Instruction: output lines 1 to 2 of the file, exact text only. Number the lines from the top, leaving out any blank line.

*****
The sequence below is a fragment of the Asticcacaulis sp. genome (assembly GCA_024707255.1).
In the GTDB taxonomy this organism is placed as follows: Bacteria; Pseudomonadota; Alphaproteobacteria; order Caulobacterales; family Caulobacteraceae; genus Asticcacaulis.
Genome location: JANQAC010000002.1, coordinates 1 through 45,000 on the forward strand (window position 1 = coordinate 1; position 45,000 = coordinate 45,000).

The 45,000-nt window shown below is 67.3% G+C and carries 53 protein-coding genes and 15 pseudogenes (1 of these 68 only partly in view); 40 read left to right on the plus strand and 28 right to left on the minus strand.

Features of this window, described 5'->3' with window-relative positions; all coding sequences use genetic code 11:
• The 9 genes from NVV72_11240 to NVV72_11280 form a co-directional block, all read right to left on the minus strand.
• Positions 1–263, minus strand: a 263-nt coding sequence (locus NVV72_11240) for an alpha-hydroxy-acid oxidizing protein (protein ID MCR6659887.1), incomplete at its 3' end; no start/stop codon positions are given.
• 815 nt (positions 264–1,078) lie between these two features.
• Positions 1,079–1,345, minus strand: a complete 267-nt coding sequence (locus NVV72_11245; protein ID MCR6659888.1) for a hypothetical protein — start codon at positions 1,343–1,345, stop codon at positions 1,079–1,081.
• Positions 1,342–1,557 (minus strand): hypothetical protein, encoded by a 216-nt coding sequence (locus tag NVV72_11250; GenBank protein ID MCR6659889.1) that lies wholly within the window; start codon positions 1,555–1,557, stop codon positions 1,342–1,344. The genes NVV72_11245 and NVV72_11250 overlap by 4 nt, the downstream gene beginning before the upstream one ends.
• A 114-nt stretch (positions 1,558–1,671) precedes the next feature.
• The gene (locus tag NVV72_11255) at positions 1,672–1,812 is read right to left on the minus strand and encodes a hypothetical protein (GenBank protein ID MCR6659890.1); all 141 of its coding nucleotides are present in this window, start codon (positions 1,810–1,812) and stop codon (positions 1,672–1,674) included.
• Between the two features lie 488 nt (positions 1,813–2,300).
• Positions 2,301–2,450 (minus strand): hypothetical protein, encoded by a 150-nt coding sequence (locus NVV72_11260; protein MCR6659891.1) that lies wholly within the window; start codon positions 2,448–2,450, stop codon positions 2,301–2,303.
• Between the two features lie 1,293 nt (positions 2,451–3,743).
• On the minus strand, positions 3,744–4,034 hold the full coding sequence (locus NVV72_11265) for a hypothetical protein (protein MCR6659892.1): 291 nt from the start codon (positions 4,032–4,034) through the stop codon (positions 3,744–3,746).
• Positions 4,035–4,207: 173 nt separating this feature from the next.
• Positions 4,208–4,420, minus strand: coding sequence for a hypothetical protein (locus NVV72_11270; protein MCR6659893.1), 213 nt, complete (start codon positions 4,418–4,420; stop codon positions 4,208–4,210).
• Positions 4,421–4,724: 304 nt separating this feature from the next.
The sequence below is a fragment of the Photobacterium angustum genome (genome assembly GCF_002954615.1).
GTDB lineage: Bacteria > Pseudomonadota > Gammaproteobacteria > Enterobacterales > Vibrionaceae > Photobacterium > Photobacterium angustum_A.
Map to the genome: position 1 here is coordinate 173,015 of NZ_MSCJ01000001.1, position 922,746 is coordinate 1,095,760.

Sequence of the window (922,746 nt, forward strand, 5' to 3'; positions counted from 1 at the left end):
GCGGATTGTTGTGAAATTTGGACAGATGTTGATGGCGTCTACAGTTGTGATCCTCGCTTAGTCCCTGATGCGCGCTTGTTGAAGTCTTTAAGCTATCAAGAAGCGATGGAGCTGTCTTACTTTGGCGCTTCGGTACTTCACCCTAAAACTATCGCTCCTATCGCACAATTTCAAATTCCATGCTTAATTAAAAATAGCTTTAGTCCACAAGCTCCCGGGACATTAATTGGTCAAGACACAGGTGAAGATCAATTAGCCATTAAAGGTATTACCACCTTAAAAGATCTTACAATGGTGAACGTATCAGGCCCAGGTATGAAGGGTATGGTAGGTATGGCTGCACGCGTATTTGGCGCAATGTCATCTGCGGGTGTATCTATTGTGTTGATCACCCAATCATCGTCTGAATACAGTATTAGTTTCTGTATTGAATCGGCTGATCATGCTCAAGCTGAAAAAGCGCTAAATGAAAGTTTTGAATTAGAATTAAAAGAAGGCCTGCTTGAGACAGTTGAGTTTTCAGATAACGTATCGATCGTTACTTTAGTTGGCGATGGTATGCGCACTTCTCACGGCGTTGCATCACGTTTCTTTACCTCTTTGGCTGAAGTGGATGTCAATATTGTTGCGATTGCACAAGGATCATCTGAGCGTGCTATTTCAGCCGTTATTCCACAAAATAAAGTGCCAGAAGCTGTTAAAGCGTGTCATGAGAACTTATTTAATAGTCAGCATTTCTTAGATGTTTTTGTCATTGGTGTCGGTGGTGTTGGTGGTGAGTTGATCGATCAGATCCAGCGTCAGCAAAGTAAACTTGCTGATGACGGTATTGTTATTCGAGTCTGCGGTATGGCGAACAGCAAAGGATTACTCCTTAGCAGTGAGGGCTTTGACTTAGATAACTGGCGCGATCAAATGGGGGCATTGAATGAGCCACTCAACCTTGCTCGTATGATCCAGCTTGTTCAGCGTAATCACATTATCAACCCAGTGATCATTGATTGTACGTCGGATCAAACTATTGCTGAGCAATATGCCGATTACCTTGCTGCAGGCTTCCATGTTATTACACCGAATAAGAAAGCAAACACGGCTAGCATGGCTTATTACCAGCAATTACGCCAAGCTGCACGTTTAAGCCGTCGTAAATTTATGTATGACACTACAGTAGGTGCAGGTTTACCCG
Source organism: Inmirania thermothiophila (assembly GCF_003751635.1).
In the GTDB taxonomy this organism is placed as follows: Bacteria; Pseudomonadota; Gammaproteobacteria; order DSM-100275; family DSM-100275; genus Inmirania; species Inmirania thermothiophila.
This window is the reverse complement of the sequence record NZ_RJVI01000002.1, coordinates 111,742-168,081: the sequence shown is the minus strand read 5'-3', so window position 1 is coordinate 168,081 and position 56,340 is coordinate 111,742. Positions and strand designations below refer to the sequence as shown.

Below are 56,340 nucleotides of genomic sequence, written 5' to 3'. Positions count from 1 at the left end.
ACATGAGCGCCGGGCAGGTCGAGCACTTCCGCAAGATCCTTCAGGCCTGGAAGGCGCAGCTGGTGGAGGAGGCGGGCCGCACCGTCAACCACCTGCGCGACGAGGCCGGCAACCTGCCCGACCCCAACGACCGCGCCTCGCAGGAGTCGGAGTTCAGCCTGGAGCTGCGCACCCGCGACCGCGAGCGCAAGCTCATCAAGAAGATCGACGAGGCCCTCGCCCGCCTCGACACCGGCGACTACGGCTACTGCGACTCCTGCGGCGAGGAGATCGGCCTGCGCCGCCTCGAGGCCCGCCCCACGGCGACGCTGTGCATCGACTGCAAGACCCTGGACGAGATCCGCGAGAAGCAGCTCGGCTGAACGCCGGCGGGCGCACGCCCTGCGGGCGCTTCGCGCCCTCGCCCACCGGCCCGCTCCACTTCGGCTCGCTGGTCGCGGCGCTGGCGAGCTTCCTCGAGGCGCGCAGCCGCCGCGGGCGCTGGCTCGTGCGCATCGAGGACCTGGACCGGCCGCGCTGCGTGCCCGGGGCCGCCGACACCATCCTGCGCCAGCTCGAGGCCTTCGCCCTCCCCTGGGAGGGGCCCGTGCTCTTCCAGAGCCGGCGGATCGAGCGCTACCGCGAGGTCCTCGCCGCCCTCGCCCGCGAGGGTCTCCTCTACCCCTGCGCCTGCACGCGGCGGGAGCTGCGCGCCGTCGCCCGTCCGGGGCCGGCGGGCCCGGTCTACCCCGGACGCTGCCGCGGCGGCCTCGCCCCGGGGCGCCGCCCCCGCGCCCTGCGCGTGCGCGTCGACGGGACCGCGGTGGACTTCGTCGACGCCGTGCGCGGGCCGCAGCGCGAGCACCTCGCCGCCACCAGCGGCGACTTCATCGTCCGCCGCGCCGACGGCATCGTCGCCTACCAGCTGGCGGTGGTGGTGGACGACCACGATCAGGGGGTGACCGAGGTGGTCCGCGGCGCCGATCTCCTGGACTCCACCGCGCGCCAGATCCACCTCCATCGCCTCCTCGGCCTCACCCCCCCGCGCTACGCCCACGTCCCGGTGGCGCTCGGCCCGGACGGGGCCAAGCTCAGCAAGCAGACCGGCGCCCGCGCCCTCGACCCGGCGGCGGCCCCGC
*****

The sequence below is a fragment of the Asticcacaulis sp. genome (assembly GCA_024707255.1).
In the GTDB taxonomy this organism is placed as follows: Bacteria; Pseudomonadota; Alphaproteobacteria; order Caulobacterales; family Caulobacteraceae; genus Asticcacaulis.